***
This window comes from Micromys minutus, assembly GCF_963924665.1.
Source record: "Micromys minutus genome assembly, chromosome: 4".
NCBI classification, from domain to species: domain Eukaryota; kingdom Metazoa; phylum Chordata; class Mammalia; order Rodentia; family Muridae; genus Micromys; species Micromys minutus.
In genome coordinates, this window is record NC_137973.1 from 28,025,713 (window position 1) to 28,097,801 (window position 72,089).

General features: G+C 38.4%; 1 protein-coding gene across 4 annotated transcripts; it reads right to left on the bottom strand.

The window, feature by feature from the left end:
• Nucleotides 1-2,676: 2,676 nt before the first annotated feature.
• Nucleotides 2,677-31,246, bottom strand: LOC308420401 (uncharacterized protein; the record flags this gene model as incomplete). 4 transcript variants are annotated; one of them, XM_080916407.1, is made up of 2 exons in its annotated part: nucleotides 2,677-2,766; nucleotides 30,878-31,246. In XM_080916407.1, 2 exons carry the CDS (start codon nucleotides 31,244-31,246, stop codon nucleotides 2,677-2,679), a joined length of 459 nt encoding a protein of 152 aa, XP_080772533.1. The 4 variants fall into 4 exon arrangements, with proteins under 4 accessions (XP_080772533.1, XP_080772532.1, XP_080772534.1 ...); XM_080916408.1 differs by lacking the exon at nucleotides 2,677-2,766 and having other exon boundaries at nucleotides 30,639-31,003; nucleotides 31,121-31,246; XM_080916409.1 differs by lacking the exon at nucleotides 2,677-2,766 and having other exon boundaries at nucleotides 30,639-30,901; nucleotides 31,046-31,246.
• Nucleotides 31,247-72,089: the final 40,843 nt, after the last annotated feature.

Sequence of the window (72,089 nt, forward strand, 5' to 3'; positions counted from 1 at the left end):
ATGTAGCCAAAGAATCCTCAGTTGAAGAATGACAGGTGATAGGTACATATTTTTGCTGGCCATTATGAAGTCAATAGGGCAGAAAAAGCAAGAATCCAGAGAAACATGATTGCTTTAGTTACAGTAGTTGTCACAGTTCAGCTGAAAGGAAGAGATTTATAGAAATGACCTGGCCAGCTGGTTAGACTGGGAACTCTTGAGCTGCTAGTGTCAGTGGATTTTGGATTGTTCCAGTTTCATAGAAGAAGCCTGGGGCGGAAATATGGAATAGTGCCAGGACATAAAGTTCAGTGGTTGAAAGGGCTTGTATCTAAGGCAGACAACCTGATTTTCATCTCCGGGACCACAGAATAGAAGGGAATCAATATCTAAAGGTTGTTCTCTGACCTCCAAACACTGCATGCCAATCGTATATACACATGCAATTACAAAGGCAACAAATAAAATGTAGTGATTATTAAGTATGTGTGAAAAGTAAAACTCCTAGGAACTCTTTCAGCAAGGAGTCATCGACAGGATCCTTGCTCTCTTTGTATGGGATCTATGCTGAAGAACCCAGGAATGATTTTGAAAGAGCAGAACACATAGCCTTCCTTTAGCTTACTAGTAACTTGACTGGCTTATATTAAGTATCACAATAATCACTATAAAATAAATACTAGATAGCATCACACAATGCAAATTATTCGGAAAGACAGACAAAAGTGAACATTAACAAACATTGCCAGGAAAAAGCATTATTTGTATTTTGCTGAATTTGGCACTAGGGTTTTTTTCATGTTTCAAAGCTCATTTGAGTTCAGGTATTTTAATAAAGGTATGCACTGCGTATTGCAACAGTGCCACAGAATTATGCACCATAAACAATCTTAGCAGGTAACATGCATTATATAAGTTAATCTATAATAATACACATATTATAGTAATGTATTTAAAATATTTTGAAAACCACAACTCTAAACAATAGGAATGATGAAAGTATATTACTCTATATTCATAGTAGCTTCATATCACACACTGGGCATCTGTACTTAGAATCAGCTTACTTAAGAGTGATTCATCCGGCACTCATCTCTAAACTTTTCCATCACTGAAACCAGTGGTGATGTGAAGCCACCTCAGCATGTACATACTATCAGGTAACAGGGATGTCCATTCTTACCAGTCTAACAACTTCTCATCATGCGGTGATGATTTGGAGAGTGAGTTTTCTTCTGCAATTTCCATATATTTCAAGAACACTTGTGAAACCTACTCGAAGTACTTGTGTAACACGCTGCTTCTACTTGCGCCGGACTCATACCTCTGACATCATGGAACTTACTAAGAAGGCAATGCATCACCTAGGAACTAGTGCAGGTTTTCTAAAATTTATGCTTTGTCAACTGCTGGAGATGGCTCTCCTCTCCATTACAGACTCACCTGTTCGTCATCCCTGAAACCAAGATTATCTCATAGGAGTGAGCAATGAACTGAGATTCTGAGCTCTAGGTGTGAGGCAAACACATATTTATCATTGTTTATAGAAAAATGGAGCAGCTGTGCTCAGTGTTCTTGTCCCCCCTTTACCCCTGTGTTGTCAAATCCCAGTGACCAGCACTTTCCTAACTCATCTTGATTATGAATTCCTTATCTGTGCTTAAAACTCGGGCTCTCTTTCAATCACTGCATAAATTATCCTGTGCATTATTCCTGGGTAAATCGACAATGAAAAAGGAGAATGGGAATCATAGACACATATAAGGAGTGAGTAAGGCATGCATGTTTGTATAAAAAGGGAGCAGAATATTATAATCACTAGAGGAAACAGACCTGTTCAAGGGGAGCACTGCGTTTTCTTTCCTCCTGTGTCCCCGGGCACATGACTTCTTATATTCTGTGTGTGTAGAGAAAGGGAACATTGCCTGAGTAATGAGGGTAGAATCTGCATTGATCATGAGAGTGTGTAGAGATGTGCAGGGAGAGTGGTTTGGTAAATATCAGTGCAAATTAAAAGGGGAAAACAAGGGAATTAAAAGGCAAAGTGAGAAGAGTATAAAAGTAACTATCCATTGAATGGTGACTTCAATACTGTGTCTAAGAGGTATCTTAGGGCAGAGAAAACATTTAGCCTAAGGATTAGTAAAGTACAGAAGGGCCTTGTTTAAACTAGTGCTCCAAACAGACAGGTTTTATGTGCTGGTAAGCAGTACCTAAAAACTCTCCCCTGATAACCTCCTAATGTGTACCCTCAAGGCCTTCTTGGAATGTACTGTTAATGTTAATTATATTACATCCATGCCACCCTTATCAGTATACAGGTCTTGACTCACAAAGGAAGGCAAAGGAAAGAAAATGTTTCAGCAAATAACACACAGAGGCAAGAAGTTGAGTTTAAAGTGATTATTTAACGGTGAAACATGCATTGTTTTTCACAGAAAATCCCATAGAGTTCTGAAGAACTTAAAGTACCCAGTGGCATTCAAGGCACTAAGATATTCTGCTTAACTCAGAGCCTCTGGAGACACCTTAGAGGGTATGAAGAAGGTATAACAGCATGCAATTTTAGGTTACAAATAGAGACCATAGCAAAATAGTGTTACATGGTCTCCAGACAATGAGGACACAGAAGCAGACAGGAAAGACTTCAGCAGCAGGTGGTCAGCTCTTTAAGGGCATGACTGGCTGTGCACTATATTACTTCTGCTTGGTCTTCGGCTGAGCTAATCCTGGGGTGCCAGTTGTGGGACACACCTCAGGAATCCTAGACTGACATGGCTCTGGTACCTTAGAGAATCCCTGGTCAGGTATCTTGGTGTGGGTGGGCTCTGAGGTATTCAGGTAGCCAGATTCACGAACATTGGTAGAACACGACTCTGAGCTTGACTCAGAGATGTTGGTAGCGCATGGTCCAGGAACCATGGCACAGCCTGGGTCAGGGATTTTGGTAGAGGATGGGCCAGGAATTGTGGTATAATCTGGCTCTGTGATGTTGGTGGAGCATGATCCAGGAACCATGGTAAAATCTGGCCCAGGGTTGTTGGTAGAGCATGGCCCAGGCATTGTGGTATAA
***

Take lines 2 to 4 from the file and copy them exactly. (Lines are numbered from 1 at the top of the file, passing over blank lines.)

Source record: "Micromys minutus genome assembly, chromosome: 4".
NCBI classification, from domain to species: domain Eukaryota; kingdom Metazoa; phylum Chordata; class Mammalia; order Rodentia; family Muridae; genus Micromys; species Micromys minutus.
In genome coordinates, this window is record NC_137973.1 from 28,025,713 (window position 1) to 28,097,801 (window position 72,089).